Suzan Del­Bene vot­ed against those bills and deliv­ered a strong speech in oppo­si­tion. Pedro Celis, on the oth­er hand, had noth­ing to say about them (at least not that we could find; we checked his web­site and Twit­ter feed).

The Repub­li­can Par­ty itself has rec­og­nized the per­il it faces. “We must embrace and cham­pi­on com­pre­hen­sive immi­gra­tion reform. If we do not, our party’s appeal will con­tin­ue to shrink to its core con­stituen­cies only,” con­clud­ed a five-mem­ber pan­el of the Repub­li­can Nation­al Com­mit­tee fol­low­ing a review of the 2012 pres­i­den­tial elec­tion, which was won by Barack Oba­ma and the Demo­c­ra­t­ic Party.

Since that report was pro­duced, the Repub­li­can Par­ty has shown a total lack of inter­est in work­ing with either Pres­i­dent Oba­ma or the Sen­ate on com­pre­hen­sive immi­gra­tion reform. It final­ly became so embar­rass­ing­ly obvi­ous that John Boehn­er decid­ed he need­ed to bring a bill to the floor of the U.S. House for a vote. But once again, he was foiled by the Tea Par­ty fac­tion of his cau­cus, who demand­ed — and got — a pair of bills that are breath­tak­ing­ly dra­con­ian, stu­pid, and mean-spirited.

Repub­li­cans may not want to admit it, but Suzan Del­Bene is well-liked and well-respect­ed by her con­stituents. She’s not afraid to tack­le tough issues; her work to rein in the NSA has been espe­cial­ly impor­tant. She is respon­sive and eager to con­nect with con­stituents. Case in point: After step­ping off her plane from D.C. this past week­end, she was off to tour the The Root Con­nec­tion with con­stituents and local elect­ed offi­cials from the Wood­inville area.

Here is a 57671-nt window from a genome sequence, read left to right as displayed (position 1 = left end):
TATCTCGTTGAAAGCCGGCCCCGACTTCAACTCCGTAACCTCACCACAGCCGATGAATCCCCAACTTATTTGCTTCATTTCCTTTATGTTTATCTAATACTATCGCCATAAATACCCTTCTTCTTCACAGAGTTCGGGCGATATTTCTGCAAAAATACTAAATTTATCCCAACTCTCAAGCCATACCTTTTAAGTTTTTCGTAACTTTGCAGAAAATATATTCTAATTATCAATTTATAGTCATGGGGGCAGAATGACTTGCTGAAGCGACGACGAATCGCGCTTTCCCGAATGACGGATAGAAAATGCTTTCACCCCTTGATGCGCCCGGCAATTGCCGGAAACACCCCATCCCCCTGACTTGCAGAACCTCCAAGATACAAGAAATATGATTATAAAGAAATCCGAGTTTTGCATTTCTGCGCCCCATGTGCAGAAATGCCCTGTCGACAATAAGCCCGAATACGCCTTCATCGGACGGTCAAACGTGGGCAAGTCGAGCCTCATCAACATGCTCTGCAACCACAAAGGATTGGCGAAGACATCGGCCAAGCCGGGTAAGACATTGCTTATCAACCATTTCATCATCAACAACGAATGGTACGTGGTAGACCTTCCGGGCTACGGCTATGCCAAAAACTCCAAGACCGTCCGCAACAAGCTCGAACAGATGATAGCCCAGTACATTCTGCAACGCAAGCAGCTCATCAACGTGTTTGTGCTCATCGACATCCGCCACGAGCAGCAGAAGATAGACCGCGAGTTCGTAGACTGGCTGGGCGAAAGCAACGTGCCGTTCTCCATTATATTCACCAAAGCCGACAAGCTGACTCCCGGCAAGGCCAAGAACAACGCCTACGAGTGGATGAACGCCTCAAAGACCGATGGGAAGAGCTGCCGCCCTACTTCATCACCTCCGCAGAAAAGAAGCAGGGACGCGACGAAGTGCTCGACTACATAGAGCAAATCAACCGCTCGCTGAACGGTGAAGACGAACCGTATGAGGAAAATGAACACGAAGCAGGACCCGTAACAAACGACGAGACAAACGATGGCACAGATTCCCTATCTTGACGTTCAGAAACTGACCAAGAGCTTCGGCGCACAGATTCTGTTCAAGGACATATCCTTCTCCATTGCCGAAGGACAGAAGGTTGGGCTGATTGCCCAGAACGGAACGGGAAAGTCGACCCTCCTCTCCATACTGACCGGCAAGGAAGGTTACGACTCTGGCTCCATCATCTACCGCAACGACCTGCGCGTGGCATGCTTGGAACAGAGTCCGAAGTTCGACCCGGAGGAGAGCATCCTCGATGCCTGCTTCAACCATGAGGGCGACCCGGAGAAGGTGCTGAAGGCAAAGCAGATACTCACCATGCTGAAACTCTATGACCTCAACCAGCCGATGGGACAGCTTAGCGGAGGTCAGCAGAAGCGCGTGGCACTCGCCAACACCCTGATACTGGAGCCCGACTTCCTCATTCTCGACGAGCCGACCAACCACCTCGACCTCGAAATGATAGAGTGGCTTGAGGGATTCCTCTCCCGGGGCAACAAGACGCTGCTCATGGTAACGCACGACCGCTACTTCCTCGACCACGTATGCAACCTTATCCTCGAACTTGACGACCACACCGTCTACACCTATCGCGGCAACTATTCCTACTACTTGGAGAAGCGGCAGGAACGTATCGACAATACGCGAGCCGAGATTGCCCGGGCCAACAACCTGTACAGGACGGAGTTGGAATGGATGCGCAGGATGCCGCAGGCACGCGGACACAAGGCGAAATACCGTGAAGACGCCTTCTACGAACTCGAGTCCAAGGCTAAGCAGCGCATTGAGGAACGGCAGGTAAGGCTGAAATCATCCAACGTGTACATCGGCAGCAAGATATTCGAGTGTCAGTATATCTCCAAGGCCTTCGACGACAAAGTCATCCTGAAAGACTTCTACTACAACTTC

Suzan’s con­cern for her peo­ple shows. She has spent many days in the Oso area offer­ing an empa­thet­ic ear to peo­ple dis­placed by the hor­rif­ic mud­slide last spring. At her elec­tion night par­ty tonight, she was intro­duced by the may­or of Dar­ring­ton, who repeat­ed­ly praised her as an excep­tion­al leader in a heart­felt introduction.

Thanks in no small part to Suzan’s strong work eth­ic, it looks like the 1st Con­gres­sion­al Dis­trict will be stay­ing in the Demo­c­ra­t­ic col­umn for anoth­er cycle.

About the author

Andrew Villeneuve is the founder and executive director of the Northwest Progressive Institute, as well as the founder of NPI's sibling, the Northwest Progressive Foundation. He has worked to advance progressive causes for over two decades as a strategist, speaker, author, and organizer. Andrew is also a cybersecurity expert, a veteran facilitator, a delegate to the Washington State Democratic Central Committee, and a member of the Climate Reality Leadership Corps.

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2 replies on “Suzan DelBene cruising in early returns; redrawn 1st District looks safely Democratic”

  1. That may keep GOP mon­ey out of that dis­trict, but let’s not take any­thing for grant­ed. Hope­ful­ly Suzan, who I real­ly admire, will run the cam­paign like she’s a few points behind.
    After Can­tor’s defeat a few weeks ago, it’s hard to pre­dict any­thing in pol­i­tics these days.

  2. Suzan lucked out. Celis seems to be a nice man, but his team ran a hor­ri­ble campaign. 

    It did­n’t help that the state GOP is inept. Guess they for­got to tell vot­ers Celis was their anoint­ed candidate.

    Good luck to Suzan in the general!